b. Option B: Update the monolith’s backend apis that support the MFE to also support external learning experiences, or
    c. Option C: Use a new backend service that supports external learning experiences.

  2. Create a second unique Learner Dashboard MFE (External Edition).

    a. For simplicity’s sake, I’ll assume that if we are separating out support for external learning services in a new MFE, we’d probably want to do the same with a new supporting backend service.

  3. Are there better options?

One missing data point: would anyone in the community want similar support of external learning experiences from within the Open edX platform, and specifically for the Learner Dashboard experience?

As a maintainer of edx-platform, our beloved monolith, I have a preference for any solution that does not add support for external learning experiences to the monolith as part of supporting this dashboard. I’d prefer that the parts of the monolith supporting the learning experience remain purely focussed on LMS hosted learning experiences.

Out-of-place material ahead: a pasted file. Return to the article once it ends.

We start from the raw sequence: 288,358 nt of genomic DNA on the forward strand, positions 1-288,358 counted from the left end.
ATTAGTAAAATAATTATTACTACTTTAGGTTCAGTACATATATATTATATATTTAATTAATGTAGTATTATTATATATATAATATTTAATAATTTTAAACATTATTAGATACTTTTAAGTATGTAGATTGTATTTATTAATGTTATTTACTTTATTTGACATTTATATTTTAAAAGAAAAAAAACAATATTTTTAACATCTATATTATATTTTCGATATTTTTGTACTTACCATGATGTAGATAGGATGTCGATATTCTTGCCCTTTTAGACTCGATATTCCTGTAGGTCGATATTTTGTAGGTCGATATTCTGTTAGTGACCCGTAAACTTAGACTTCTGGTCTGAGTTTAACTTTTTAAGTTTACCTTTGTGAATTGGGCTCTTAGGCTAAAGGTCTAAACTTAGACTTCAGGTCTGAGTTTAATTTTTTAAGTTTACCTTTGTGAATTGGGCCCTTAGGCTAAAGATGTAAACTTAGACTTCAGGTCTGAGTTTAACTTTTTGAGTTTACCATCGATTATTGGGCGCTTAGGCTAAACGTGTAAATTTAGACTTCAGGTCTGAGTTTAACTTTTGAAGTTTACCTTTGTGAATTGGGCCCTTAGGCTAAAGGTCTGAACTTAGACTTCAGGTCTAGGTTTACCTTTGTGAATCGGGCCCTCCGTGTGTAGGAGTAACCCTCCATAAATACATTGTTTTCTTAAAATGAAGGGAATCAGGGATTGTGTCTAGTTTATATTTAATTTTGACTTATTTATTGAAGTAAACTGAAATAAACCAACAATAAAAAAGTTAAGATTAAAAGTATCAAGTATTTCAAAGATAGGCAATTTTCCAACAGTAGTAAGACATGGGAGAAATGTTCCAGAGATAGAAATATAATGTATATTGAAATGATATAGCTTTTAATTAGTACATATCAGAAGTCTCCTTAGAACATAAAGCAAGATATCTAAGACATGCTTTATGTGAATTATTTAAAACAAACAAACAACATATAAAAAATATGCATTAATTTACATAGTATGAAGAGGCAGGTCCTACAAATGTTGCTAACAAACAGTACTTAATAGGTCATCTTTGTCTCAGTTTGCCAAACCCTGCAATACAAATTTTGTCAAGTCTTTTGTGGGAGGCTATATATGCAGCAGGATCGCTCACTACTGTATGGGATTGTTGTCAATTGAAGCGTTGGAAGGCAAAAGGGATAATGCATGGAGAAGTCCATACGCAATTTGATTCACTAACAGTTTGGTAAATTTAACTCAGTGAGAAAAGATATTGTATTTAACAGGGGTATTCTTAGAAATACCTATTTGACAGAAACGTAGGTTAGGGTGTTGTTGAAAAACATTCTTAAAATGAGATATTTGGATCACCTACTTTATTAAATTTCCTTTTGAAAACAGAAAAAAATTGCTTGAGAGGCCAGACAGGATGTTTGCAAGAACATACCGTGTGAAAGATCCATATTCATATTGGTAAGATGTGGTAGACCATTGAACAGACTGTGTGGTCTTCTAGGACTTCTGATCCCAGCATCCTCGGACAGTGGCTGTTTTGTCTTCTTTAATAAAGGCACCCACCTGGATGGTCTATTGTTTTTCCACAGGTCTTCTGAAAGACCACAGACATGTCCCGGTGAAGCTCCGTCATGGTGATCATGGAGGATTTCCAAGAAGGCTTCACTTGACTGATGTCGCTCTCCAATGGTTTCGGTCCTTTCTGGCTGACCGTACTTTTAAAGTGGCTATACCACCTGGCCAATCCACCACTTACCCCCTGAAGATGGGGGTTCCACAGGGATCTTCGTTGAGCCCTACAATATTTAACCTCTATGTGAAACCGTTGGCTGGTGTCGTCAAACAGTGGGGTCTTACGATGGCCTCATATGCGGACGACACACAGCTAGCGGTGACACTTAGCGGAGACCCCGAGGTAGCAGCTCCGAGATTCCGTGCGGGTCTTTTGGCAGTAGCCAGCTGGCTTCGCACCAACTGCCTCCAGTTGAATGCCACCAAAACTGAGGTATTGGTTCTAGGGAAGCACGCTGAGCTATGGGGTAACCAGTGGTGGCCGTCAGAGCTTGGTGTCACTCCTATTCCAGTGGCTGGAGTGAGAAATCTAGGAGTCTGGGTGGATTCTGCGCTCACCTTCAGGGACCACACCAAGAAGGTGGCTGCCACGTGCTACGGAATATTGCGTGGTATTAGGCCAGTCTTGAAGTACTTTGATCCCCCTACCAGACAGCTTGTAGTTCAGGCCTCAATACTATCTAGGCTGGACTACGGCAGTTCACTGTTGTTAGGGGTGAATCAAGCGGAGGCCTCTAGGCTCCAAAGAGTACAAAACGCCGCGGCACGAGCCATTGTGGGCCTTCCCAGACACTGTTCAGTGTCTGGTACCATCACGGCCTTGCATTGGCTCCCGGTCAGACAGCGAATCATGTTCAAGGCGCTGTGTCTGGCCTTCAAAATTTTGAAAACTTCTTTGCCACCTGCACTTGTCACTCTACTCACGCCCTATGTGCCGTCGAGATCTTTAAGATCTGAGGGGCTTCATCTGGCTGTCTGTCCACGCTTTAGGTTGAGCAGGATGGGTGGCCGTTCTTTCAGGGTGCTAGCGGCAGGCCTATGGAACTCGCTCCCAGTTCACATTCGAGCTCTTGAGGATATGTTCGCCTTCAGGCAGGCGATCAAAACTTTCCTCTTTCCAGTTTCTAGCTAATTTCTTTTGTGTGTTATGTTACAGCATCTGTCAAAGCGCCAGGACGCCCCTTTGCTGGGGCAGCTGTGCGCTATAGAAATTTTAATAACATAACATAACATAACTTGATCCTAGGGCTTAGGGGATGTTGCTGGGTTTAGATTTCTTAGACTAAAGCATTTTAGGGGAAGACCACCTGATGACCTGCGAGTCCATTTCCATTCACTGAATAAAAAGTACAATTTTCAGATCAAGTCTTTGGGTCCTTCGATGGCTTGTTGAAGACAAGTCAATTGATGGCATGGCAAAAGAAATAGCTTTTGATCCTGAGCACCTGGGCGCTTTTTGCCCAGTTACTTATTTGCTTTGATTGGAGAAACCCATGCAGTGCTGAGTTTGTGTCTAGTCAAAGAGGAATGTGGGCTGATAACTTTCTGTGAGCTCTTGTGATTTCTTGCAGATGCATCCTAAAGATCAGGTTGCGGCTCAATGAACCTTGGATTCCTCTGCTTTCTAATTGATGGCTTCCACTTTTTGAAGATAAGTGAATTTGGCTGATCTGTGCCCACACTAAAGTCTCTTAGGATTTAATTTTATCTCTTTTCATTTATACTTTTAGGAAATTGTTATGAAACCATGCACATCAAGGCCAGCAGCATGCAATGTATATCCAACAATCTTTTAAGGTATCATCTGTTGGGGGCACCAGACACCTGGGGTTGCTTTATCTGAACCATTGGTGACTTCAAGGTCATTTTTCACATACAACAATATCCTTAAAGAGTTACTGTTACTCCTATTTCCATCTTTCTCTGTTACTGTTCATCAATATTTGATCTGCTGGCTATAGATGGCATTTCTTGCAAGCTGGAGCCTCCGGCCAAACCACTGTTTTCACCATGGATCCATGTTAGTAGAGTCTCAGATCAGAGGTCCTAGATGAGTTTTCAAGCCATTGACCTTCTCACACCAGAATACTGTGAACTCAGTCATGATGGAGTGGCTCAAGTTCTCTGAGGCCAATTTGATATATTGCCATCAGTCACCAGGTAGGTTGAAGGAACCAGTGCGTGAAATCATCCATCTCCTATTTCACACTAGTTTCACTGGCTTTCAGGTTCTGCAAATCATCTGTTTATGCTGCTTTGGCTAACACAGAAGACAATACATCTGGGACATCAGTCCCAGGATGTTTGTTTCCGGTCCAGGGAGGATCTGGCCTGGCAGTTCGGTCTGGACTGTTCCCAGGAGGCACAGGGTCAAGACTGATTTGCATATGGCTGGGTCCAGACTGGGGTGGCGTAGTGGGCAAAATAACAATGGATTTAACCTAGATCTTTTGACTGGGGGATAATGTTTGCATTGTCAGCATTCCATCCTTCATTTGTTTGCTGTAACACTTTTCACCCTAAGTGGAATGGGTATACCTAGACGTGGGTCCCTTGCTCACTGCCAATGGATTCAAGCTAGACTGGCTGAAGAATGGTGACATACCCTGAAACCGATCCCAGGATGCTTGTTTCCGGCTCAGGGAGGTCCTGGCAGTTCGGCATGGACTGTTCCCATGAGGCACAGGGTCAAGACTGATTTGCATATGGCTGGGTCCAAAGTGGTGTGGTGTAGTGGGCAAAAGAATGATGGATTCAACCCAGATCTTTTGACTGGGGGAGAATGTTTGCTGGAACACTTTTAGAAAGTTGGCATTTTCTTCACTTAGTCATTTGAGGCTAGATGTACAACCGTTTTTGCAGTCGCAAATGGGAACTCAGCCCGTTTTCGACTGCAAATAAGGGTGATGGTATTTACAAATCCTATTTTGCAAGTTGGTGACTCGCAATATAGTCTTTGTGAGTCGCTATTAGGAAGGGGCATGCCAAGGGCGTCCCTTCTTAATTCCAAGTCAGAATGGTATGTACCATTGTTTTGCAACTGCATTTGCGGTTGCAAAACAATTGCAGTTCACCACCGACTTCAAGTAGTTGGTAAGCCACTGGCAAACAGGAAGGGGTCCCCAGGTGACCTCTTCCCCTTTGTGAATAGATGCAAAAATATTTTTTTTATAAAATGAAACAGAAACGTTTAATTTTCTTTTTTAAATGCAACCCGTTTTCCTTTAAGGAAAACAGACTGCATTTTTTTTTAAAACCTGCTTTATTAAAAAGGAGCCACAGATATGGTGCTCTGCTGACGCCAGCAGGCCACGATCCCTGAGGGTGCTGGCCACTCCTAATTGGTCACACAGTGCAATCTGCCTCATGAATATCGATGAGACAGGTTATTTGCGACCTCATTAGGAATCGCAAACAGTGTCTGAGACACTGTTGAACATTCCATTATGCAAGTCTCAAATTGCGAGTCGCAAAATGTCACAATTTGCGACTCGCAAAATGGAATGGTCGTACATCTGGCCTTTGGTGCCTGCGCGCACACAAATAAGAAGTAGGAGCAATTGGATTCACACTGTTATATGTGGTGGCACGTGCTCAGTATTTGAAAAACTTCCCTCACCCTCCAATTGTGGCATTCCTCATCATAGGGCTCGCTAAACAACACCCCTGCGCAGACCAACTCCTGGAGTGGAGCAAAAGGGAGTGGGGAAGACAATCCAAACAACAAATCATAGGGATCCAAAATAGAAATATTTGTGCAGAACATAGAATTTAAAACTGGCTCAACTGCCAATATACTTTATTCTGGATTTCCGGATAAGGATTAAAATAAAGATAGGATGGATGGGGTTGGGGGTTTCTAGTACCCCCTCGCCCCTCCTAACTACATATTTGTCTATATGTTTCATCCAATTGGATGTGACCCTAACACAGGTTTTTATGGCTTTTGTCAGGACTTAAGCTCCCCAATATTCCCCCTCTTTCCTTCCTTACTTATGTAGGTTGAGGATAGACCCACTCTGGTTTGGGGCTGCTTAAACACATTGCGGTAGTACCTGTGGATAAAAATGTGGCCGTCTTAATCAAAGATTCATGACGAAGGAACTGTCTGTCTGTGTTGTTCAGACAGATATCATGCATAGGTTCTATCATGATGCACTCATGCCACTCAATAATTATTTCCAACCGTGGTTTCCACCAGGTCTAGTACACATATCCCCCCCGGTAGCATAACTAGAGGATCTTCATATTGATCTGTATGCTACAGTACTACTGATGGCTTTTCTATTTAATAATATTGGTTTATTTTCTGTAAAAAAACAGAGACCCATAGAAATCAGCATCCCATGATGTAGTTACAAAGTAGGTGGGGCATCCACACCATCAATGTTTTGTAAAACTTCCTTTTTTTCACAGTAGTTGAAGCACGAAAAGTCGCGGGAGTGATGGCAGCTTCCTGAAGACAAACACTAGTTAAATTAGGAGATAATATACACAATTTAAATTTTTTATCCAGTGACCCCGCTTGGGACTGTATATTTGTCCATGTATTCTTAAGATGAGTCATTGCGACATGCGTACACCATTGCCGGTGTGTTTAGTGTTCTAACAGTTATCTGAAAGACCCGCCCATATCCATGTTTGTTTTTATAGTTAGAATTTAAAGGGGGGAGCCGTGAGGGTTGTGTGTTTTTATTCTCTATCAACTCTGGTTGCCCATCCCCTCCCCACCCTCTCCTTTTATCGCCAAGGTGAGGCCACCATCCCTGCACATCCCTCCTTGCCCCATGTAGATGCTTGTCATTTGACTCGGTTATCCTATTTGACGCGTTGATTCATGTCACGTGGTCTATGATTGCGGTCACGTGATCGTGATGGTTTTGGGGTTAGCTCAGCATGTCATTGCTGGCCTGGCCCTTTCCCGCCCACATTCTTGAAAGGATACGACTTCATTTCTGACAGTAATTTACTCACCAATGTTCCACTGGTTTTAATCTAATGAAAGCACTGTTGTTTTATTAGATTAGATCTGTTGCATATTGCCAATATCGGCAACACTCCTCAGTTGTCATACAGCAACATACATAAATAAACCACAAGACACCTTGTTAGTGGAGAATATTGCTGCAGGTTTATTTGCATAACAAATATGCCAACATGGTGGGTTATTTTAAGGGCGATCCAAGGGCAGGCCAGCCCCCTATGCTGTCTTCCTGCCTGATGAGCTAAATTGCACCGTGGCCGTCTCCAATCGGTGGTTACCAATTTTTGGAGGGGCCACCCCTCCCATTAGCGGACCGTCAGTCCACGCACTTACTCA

That said, the point of this post is to discuss and see what ultimately makes the most sense. Feel free to amend, or agree or disagree with anything I’ve posted, including any assumptions I’ve made.

I wonder if you could do this using filters on those APIs, so that the monolith itself doesn’t need to be modified? I think that option would require the fewest changes to the existing codebase(s).

Generally this sounds to me like the role of an LXP, not an LMS. So I lean toward thinking that it does not make sense to build LXP functionality into our LMS, but rather to improve its integration with LXPs or build a reference LXP. This sounds like a Core Product question though so perhaps there isn’t yet an answer. CC @jmakowski

Alternatively, “build/find an LXP, and add functionality to Open edX to configure the use of an LXP in lieu of the LMS dashboard” ?